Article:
December 7, 2001 Special Dispatch No. 309

Ramadan TV Special: The Protocols of the Elders of Zion

December 7, 2001
Egypt | Special Dispatch No. 309

During the second half of Ramadan, a number of television stations, including Egyptian stations, will be screening the thirty-part series "Horseman Without a Horse," starring the well-known Egyptian actor Muhammad Subhi and a castof 400 others from Egypt, Syria, and France. The series, whose budget ran six to eight million Egyptian pounds, wasproduced by Arab Radio and Television (ART), established in 1993, which broadcasts to the Middle East, NorthAmerica, Latin America, Australia, and Africa.[1]

In a report on the series, the Egyptian weekly Roz Al-Youssuf[2] described it as the "first of its kind" – bothartistically, as it is the first time a single actor plays 14 different characters, and in the way in which it deals with theissues it raises. The following are excerpts from a report on the series:

"For the first time, the series' writer courageously tackles the 24 Protocols of the Elders of Zion, revealing them and clarifying that they are the central line that still, to this very day, dominates Israel's policy, political aspirations, and racism… The series' first scene is set in 1948, after the retreat of the four Arab armies and the Zionist invasion of the land of Palestine. From this point, there is a flashback to the mid-19th century."

The newspaper states that the idea of exposing the Protocols of the Elders of Zion in a drama series took shape in Subhi's mind as the result of two events. The first of these was the "London Convention" [sic], which he considered the greatest single calamity ever to affect the Arab region. This agreement, Subhi claimed, was the work of three Zionist rabbis, promoters of the Zionist idea, who concocted an elaborate plot according to which Palestine would be annexed to Egypt, and Britain would subsequently conquer Egypt and hand Palestine over to the Zionists

Subhi stated that this is what sparked his desire to investigate the Zionist idea, which existed years before the "London Convention," but emerged only at the first Zionist conference in Basle Switzerland, at which the Jews began to appear as a Zionist organization; previously, they had been active only in associations and large institutions throughout the world.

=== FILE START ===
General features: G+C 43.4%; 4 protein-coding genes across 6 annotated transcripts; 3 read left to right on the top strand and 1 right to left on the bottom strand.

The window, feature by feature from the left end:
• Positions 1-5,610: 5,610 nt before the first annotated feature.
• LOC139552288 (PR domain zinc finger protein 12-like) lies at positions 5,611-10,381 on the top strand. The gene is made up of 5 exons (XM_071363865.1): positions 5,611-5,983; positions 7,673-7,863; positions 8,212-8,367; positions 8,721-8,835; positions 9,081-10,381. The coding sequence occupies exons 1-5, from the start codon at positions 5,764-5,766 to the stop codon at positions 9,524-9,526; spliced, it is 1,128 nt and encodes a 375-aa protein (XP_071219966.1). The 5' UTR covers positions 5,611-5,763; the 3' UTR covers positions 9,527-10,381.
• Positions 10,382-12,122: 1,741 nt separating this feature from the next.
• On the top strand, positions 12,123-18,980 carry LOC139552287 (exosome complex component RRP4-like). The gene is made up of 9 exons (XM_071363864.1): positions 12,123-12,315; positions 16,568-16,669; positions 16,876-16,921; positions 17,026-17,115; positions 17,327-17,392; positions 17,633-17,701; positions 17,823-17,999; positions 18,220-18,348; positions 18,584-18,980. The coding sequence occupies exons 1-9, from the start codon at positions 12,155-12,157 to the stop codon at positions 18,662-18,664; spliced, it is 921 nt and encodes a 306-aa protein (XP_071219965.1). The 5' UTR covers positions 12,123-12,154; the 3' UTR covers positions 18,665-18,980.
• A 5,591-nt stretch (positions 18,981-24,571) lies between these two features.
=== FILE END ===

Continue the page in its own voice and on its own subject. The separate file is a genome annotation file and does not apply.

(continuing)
Also motivating him, he said, was a book by the Egyptian author Abbas Mahmoud Al-'Aqqad on the Zionist movement. Al-'Aqqad said that, "[In order to examine] whether the Protocols of the Elders of Zion are an invention – as [the Jews] claim – all we have to do is to trace the [implementation of the] 24 protocols; if we find that some of them have come to pass, we must expect that the rest also will." Subhi followed Al-'Aqqad's advice, and found that 19 of the 24 protocols had [already] been put into practice. "By means of the series," Subhi adds, "I am exposing all the Protocols of the Elders of Zion that have been implemented to date, in a dramatic, comic, historic, national, tragic, and romantic manner."

The weekly also offered quotes from the Protocols that the series addresses: "We will act to establish a state to be a superpower that will rule the world"; "[When we rule the world], we will damage its morality with pornography, prostitution, and drugs, and we will corrupt the world of the Gentiles"; "We must choose someone corrupt [for the presidency of the superpower] and when he resists us - we will expose him." In this context, Subhi noted, "We all remember what happened to President Clinton and to other presidents throughout history."

The series will also reveal "advice" reportedly taken from the Protocols, such as: "Feed a dog, [but] not a Muslim or a Christian" and "Kill a Muslim or a Christian and take his house as your house and his lands as your lands." He also raises such questions as, "How can a country like America collaborate with the Jews when it is familiar with the Protocols' directives against it [America]?"

[1] Al-Alam Al-Youm (Egypt), October 4, 2001.

[2] Roz Al-Youssuf (Egypt), November 17, 2001.

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